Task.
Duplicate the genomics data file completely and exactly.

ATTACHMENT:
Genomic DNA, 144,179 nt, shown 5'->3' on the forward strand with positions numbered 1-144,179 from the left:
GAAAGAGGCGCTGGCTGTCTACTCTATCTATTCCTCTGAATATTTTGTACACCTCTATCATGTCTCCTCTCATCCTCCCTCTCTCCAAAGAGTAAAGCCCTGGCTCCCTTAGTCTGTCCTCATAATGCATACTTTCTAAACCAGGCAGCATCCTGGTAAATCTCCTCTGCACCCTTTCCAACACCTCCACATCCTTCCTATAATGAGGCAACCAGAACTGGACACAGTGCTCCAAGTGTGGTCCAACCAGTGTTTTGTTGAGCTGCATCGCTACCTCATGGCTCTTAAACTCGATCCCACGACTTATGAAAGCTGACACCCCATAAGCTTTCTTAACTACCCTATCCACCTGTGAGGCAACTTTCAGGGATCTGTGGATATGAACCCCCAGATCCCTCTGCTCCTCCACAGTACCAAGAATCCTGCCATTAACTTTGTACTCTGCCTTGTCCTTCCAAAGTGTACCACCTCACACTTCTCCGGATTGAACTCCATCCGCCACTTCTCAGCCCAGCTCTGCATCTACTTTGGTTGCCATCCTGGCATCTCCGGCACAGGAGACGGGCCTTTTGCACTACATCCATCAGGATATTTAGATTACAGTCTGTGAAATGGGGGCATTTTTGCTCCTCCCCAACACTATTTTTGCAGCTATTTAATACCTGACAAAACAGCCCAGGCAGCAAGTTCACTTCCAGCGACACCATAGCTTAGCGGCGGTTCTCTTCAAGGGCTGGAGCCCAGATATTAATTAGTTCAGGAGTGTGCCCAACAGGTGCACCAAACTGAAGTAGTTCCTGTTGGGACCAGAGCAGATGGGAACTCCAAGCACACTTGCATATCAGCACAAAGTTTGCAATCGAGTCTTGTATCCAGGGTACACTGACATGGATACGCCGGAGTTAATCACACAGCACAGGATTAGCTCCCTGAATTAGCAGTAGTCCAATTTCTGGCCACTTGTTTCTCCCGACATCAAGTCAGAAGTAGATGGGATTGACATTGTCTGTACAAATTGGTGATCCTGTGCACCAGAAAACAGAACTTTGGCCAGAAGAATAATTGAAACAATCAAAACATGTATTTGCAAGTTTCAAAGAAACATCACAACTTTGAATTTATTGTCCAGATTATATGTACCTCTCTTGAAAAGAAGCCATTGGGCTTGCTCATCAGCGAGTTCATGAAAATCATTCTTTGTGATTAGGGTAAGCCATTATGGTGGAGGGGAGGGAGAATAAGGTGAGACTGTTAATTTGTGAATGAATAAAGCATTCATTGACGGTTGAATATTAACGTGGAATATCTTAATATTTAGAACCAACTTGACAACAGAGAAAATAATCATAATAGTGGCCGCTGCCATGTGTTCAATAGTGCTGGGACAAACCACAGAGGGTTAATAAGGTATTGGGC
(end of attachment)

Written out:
Genomic DNA, 144,179 nt, shown 5'->3' on the forward strand with positions numbered 1-144,179 from the left:
GAAAGAGGCGCTGGCTGTCTACTCTATCTATTCCTCTGAATATTTTGTACACCTCTATCATGTCTCCTCTCATCCTCCCTCTCTCCAAAGAGTAAAGCCCTGGCTCCCTTAGTCTGTCCTCATAATGCATACTTTCTAAACCAGGCAGCATCCTGGTAAATCTCCTCTGCACCCTTTCCAACACCTCCACATCCTTCCTATAATGAGGCAACCAGAACTGGACACAGTGCTCCAAGTGTGGTCCAACCAGTGTTTTGTTGAGCTGCATCGCTACCTCATGGCTCTTAAACTCGATCCCACGACTTATGAAAGCTGACACCCCATAAGCTTTCTTAACTACCCTATCCACCTGTGAGGCAACTTTCAGGGATCTGTGGATATGAACCCCCAGATCCCTCTGCTCCTCCACAGTACCAAGAATCCTGCCATTAACTTTGTACTCTGCCTTGTCCTTCCAAAGTGTACCACCTCACACTTCTCCGGATTGAACTCCATCCGCCACTTCTCAGCCCAGCTCTGCATCTACTTTGGTTGCCATCCTGGCATCTCCGGCACAGGAGACGGGCCTTTTGCACTACATCCATCAGGATATTTAGATTACAGTCTGTGAAATGGGGGCATTTTTGCTCCTCCCCAACACTATTTTTGCAGCTATTTAATACCTGACAAAACAGCCCAGGCAGCAAGTTCACTTCCAGCGACACCATAGCTTAGCGGCGGTTCTCTTCAAGGGCTGGAGCCCAGATATTAATTAGTTCAGGAGTGTGCCCAACAGGTGCACCAAACTGAAGTAGTTCCTGTTGGGACCAGAGCAGATGGGAACTCCAAGCACACTTGCATATCAGCACAAAGTTTGCAATCGAGTCTTGTATCCAGGGTACACTGACATGGATACGCCGGAGTTAATCACACAGCACAGGATTAGCTCCCTGAATTAGCAGTAGTCCAATTTCTGGCCACTTGTTTCTCCCGACATCAAGTCAGAAGTAGATGGGATTGACATTGTCTGTACAAATTGGTGATCCTGTGCACCAGAAAACAGAACTTTGGCCAGAAGAATAATTGAAACAATCAAAACATGTATTTGCAAGTTTCAAAGAAACATCACAACTTTGAATTTATTGTCCAGATTATATGTACCTCTCTTGAAAAGAAGCCATTGGGCTTGCTCATCAGCGAGTTCATGAAAATCATTCTTTGTGATTAGGGTAAGCCATTATGGTGGAGGGGAGGGAGAATAAGGTGAGACTGTTAATTTGTGAATGAATAAAGCATTCATTGACGGTTGAATATTAACGTGGAATATCTTAATATTTAGAACCAACTTGACAACAGAGAAAATAATCATAATAGTGGCCGCTGCCATGTGTTCAATAGTGCTGGGACAAACCACAGAGGGTTAATAAGGTATTGGGC